Page numbers of books are not noted.  Reputable books have indexes, except for some which are encyclopedic in nature, and in either case the material referred to can be located readily.

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It must be stated emphatically that the length of a composer's biography is not an indication of that composer's importance or standing in the music world.  The biographies of the greatest of composers, e.g., Bach, Mozart, et al, are relatively short, as there is already an abundance of biographical and musicological data available in other sources.

By way of comparison, little-known composers, some heretofore unknown to all but the most knowledgeable band historians, were given more space when there was sufficient data available.  This was in keeping with the philosophy of the late Robert Hoe, Jr., who produced LP records of many obscure composers [see The Hoe Heritage Series of LP Records].  In most cases, information on those composers is not found in any other book currently in print.

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Publishing Information

Publishing information on musical compositions is given when known, but the absence of this information does not necessarily mean that the compositions were unpublished.

Where several editions of a composition are cited, the publishers are listed alphabetically rather than chronologically.  This was necessary because in many cases the dates of publication were not known, and estimating dates could have led to serious errors.  In cases where compositions were known to be unpublished, the dates of composition are given (if known).

It should be noted that the year of copyright shown on a piece of published band music might not be the actual date it was composed.  There are several reasons for this.  Obviously, it takes time for a publisher to edit and prepare a piece of music for printing.  When a work is published in several different instrumentations, such as band, orchestra, and piano, the piano edition is often issued first because it is the simplest to prepare.  A band edition, which might be arranged at a later date, could possibly bear the copyright date of the earlier piano edition.

Copyright dates appearing on music are often misleading, especially when one publisher acquires the holdings of another and re-publishes the first publisher's music.  The second publisher will usually use the first publisher's copyright date on the later editions, since the copyrights are merely re-assigned to the second publisher.  On the other hand, if the second publisher elects to make changes, he might re-copyright it and affix a new copyright date.  This is another reason why it was decided to list publishers alphabetically.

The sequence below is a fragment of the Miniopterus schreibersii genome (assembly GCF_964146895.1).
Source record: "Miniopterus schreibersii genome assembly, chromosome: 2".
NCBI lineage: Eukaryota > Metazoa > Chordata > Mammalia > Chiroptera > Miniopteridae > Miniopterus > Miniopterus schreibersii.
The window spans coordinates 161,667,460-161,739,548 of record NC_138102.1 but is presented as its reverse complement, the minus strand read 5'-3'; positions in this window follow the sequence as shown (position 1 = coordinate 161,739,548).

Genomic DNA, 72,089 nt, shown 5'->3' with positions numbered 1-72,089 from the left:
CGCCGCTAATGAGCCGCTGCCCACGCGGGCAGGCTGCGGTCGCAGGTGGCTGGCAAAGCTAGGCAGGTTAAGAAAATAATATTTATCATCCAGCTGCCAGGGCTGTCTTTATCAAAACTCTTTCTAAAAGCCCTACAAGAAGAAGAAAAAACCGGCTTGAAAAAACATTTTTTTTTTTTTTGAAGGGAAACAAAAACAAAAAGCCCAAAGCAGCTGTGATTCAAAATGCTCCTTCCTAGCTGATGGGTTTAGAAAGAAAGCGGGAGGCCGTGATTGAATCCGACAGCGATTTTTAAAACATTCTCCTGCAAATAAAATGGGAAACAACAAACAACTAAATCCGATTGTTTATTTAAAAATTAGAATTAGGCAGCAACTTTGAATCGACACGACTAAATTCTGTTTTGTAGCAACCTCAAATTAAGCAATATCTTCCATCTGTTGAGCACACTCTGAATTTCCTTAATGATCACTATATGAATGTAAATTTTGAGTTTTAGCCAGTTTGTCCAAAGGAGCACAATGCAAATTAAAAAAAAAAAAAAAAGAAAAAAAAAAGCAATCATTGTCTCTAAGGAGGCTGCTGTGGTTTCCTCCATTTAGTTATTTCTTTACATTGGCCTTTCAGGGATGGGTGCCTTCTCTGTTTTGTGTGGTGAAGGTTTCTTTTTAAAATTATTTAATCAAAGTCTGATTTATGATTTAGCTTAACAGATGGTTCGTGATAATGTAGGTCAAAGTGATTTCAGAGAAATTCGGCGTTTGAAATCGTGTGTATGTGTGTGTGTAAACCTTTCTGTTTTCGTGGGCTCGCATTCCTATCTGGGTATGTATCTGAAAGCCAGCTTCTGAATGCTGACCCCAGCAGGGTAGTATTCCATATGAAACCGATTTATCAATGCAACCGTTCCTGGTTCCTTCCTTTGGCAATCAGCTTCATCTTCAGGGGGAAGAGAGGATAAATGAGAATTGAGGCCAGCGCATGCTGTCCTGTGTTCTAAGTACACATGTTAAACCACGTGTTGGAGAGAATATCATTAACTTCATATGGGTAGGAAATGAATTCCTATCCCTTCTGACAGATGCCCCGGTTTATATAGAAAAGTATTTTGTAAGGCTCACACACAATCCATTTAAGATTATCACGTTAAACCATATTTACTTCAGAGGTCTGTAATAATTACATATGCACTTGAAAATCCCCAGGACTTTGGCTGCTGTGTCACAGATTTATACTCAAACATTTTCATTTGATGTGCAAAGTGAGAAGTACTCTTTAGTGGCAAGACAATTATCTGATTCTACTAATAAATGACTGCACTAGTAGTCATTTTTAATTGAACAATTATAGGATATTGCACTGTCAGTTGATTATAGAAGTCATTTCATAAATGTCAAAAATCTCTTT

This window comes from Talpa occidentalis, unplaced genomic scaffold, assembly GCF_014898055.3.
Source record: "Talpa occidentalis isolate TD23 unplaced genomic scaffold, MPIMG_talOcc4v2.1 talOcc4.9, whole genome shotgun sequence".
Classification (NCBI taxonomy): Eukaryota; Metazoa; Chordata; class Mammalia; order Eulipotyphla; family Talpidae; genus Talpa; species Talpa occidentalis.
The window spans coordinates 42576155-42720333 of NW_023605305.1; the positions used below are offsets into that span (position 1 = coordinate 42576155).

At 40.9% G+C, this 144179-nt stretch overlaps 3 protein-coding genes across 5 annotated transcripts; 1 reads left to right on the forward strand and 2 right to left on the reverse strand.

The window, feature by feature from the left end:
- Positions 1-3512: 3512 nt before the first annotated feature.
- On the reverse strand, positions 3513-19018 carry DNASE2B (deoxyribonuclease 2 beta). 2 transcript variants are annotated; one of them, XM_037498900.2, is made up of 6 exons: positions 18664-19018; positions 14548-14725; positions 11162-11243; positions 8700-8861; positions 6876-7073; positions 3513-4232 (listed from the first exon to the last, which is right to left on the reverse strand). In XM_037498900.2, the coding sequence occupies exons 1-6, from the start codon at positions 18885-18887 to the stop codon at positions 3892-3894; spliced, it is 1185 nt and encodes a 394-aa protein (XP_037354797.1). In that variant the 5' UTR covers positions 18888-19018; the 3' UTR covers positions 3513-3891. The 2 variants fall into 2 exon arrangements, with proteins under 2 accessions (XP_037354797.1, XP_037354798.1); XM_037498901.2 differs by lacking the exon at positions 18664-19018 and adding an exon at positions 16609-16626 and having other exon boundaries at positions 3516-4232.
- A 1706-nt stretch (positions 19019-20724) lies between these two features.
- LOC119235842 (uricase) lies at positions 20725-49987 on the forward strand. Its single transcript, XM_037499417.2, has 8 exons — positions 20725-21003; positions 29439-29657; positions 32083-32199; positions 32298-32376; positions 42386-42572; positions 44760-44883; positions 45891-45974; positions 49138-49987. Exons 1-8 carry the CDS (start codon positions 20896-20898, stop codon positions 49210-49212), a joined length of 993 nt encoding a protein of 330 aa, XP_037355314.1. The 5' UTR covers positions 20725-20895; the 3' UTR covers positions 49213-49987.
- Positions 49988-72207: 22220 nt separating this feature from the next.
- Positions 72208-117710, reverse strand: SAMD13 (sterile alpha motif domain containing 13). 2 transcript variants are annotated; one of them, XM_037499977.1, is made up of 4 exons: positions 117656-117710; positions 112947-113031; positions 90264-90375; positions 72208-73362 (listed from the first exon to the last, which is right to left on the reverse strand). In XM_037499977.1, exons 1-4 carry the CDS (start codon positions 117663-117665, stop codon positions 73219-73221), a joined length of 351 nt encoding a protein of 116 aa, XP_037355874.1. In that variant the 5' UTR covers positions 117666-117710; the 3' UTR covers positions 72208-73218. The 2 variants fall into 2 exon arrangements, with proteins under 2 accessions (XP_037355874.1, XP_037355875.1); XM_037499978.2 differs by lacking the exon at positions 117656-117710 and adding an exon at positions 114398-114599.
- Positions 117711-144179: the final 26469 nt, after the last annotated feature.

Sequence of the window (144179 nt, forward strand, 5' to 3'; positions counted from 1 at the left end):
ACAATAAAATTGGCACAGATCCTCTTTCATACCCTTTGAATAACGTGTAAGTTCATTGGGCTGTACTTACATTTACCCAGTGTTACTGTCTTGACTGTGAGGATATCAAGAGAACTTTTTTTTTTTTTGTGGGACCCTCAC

Unless otherwise noted, the publisher Fischer, as noted throughout this encyclopedia, is understood to mean Carl Fischer, not his brother, August Emil Fischer.  A.E. published only a very small amount of band music.  In the rare cases where composers were published by both Carl and A.E., this is indicated in the listings.

Putting titles in proper alphabetical order was difficult.  Alphabetizing has never been completely standardized in the English language, and publishing houses often develop their own sets of rules.  Integrity Press has one rule: common sense.  Listing titles in so many languages brought about some peculiar circumstances.  In the lists of works (not the index), titles are listed as they appear on the actual music (or in catalogs).  For example, Sousa's most famous march appears in the text as The Stars and Stripes Forever, not Stars and Stripes Forever, The.The English equivalents of foreign titles are not given unless they appear that way on the music or unless confusion might otherwise result.  Numerical titles are listed alphabetically as though they were spelled out in English.

Diacritical marks were not used, simply because they were not always shown on the actual music or in publishers' catalogs.  This is particularly true of music printed in the United States.  Adding diacritical marks would have invited many errors and would possibly have changed the meanings of certain words.

The use of capital and lower case letters in titles gave rise to many questions, because rules for capitalization are not the same in all languages.  Thus it was decided to present titles as they appear on the music or in listings available to the author.

In the interest of historical accuracy, no attempt was made to alter titles which might be distasteful to some readers.  The use of degrading titles such as Coonville Cullud Band March or The Pickaninnie's Frolic would be unthinkable in today's society, but they were commonplace a century ago.  In this encyclopedia, the titles are presented as they were seen by the musicians who were using the music.